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The Blasters, Hard Line


My big Christmas gift this year was a Pyle turntable-receiver combo unit, the biggest attraction of which is its USB output. Like most music lovers who came of age up to around the mid 1980s - just before CDs got huge - I have a big stack of vinyl LPs that I haven't listened to in years. My stack (two boxes worth) ended up in the attic when my stereo system was finally stored away. Now, with my new setup, I can finally resuscitate my vinyl collection, and bring it into the digital age by ripping tunes to MP3.

After some practice runs with 7" singles (I have a lot of those, too - many more than I had remembered), yesterday I successfully tackled my first album, the Blasters' final release, Hard Line. Though critics back in the day had issues with the album, seeing it as a somewhat desperate stab at radio airplay, I think it's the strongest album of their too-brief career. (The brothers Phil and Dave Alvin, the creative soul of the band, parted ways during the late 1980s.) Sure, there's a John Mellencamp tune on there (having a Mellencamp connection back in 1985 was seen as commercial move) and the sound is heavier than their earlier albums. But the Mellencamp tune fits in fairly well, though it's clearly inferior to Dave Alvin's songs, and the heavier-ness really works for me. Their early albums sounded almost brittle at times, all trebly and thin. But Hard Line really rocks, and I'm enjoying listening to it again.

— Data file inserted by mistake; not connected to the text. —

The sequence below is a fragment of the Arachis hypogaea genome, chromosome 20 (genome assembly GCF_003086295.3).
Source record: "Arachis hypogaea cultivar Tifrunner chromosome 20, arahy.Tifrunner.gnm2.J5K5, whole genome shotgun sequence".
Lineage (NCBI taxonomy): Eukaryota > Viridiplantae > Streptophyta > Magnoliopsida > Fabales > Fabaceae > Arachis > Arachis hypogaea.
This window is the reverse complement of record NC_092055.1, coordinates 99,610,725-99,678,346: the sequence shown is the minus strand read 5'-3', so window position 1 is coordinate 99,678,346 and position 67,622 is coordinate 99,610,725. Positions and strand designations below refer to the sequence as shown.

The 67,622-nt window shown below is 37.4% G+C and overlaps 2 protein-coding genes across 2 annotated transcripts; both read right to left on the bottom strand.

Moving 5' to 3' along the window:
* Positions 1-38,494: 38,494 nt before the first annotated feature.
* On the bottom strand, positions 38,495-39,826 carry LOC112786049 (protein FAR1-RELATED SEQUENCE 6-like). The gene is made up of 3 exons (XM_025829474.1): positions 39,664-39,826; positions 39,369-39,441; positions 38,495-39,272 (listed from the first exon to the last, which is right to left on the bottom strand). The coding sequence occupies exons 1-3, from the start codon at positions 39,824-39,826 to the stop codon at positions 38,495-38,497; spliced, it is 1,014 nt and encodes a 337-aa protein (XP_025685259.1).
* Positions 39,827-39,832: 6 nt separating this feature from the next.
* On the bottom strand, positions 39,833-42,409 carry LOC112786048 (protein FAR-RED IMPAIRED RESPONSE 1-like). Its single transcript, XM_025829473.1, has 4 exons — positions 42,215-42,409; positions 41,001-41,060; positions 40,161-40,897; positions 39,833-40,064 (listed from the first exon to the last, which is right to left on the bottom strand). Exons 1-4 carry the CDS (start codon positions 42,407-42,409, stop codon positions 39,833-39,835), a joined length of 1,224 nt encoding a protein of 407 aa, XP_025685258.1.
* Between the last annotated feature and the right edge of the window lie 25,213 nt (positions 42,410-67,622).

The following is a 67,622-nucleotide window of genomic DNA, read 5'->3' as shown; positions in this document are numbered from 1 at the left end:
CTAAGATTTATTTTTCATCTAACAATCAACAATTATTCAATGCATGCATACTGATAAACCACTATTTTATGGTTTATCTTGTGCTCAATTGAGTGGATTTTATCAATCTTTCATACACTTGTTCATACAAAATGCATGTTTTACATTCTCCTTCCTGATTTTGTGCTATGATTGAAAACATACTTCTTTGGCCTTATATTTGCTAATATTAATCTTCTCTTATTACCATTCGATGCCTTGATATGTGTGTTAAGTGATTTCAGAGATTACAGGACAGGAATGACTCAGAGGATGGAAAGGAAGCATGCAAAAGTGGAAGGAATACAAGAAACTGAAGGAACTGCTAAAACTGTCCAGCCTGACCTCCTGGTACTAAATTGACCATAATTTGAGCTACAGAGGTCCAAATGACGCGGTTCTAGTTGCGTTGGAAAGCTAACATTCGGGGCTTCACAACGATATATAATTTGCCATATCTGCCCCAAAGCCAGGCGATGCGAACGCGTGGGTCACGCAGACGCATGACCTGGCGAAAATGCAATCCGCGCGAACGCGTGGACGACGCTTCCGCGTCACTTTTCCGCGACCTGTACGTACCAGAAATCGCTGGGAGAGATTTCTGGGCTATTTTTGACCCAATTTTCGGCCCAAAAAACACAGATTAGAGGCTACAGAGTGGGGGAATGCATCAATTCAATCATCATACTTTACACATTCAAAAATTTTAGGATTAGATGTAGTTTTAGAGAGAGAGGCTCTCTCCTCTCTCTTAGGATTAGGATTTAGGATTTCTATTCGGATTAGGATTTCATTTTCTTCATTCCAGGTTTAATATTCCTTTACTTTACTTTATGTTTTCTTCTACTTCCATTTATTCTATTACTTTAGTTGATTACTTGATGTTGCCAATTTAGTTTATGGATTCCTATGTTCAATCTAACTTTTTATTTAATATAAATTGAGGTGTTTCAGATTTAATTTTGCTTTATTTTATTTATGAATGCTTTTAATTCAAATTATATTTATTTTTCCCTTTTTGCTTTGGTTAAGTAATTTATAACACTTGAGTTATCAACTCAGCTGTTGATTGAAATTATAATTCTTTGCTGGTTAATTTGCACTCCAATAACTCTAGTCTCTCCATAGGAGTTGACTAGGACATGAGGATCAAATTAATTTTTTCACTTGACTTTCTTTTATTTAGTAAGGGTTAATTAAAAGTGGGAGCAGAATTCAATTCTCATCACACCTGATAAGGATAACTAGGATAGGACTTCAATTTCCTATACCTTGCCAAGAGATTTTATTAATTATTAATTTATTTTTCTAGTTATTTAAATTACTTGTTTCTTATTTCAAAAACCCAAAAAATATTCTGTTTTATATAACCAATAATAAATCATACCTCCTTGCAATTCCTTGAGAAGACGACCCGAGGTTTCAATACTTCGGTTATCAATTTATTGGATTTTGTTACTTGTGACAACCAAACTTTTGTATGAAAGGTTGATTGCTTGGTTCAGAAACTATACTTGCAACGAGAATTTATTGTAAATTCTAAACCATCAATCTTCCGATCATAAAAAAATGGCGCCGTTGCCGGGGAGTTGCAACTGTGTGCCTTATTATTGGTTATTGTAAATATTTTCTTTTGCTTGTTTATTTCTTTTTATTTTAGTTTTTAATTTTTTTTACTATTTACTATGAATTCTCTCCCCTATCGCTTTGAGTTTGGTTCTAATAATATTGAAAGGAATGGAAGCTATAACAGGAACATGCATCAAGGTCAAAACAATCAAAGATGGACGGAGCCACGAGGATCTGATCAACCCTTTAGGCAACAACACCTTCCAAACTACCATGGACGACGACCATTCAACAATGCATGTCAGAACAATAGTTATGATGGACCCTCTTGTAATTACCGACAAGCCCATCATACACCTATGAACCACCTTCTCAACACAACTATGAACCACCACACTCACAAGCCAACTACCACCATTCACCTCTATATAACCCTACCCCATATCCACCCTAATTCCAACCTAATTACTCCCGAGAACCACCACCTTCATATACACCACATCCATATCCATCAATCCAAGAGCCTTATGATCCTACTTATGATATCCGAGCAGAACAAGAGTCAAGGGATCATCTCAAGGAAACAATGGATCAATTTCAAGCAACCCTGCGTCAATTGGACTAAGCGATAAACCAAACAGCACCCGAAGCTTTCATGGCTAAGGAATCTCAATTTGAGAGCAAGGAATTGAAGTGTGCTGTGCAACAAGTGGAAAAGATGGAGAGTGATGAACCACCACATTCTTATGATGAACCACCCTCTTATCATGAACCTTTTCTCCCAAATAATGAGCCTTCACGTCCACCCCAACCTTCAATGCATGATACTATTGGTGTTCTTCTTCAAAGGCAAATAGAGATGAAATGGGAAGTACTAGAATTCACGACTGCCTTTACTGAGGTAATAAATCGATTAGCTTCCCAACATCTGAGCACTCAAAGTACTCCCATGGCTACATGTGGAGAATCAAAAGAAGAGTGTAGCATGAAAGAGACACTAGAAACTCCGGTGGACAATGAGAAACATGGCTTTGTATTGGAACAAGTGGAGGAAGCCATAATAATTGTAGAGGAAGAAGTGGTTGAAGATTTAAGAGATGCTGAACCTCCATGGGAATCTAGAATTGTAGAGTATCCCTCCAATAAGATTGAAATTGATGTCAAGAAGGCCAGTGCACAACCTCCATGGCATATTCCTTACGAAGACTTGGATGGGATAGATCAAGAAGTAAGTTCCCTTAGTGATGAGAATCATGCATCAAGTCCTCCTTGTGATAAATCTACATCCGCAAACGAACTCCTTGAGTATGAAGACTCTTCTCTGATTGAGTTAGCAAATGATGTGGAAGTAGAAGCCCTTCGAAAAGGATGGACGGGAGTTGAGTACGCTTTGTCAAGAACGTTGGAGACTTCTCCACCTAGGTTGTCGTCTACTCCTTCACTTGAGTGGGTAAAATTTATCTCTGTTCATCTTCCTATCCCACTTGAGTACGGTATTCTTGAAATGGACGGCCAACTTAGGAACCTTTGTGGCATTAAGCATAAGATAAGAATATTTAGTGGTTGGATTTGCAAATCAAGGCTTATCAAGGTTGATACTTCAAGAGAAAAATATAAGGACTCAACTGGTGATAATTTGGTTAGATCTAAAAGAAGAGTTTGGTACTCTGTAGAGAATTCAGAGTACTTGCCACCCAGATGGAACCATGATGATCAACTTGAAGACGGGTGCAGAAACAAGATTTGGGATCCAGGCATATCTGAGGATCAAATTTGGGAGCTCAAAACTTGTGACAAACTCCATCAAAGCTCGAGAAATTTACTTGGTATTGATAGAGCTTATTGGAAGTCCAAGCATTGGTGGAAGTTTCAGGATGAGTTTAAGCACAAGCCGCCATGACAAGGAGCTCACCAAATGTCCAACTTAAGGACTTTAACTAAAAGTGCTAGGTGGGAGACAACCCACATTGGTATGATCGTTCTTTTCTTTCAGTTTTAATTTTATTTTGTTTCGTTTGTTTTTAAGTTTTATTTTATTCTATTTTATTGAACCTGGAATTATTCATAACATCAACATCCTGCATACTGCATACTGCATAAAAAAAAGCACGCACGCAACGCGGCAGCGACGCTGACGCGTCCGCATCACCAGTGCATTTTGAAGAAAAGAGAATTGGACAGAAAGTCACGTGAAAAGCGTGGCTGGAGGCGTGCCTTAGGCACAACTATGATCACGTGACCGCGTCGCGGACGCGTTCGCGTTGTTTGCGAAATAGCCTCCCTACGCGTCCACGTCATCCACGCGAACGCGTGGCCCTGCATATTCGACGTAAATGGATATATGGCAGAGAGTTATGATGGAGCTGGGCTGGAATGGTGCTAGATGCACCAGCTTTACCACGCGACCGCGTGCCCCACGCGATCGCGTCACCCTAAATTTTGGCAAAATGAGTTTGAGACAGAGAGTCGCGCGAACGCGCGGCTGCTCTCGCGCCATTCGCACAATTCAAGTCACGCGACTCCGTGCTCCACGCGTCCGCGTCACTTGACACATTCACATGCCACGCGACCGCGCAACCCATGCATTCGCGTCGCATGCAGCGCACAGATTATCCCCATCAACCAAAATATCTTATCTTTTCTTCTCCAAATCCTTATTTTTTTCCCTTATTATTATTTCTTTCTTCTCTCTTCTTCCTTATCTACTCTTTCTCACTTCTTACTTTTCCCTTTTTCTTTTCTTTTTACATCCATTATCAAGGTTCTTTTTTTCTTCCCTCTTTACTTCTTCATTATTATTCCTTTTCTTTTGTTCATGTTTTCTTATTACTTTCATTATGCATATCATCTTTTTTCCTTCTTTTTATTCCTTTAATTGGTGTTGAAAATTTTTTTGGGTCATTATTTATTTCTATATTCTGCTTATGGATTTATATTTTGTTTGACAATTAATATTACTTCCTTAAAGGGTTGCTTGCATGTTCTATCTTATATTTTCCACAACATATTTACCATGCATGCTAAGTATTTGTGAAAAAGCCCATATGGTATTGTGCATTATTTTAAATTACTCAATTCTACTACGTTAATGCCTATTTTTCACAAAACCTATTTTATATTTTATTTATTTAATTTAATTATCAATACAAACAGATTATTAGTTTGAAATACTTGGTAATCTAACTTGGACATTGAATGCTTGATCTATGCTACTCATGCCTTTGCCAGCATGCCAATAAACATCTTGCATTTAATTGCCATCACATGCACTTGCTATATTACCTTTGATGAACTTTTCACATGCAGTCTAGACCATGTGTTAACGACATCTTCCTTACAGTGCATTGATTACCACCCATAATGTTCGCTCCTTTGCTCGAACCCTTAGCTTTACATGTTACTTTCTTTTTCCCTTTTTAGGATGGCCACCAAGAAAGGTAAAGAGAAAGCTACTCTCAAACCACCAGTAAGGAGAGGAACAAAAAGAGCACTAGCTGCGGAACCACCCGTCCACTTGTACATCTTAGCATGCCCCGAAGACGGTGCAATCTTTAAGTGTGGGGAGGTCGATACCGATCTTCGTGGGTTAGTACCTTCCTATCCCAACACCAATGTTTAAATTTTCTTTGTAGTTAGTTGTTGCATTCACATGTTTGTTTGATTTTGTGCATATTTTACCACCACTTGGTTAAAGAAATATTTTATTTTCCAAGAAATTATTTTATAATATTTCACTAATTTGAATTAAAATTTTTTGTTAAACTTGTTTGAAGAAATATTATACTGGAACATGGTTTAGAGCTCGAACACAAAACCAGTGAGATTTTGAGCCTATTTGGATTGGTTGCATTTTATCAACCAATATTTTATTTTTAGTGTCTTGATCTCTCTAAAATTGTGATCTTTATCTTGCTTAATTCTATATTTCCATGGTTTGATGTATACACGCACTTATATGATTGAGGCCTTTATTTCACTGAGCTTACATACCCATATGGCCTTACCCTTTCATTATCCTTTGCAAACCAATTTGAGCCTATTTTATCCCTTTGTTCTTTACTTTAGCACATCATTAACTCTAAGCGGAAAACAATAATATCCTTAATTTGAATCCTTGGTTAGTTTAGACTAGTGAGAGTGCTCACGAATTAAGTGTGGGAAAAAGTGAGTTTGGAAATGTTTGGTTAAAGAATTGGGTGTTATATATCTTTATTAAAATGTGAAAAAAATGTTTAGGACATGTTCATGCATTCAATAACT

You might ask why, if I've always liked the album, why I never bought a digital copy. First, it was out of print for several decades, and never made it onto CD while I was still an avid fan of the band. (In 1985, CDs were still new enough that new releases still came out only in LP and cassette, and didn't necessarily come out in CD.) It looks like it finally came out on a small label in 2010, and on iTunes only recently. A lot of the Hard Line songs have been available in digital Blasters anthologies for a while, but I generally avoid anthologies, preferring to hear the songs in their original album context. And I'm, shall we say...frugal. I've only replaced a handful of my LPs with their digital versions, so I've always hesitated to spend extra money for a digital copy of something that I technically already own (even though it's stashed away in the attic). So making my own digital version was affordable and fun, and kept me busy for a few hours on a winter afternoon.

I plan to digitize an album every weekend for the next several months. Looking forward to it.

January 31, 2016 in Music | Permalink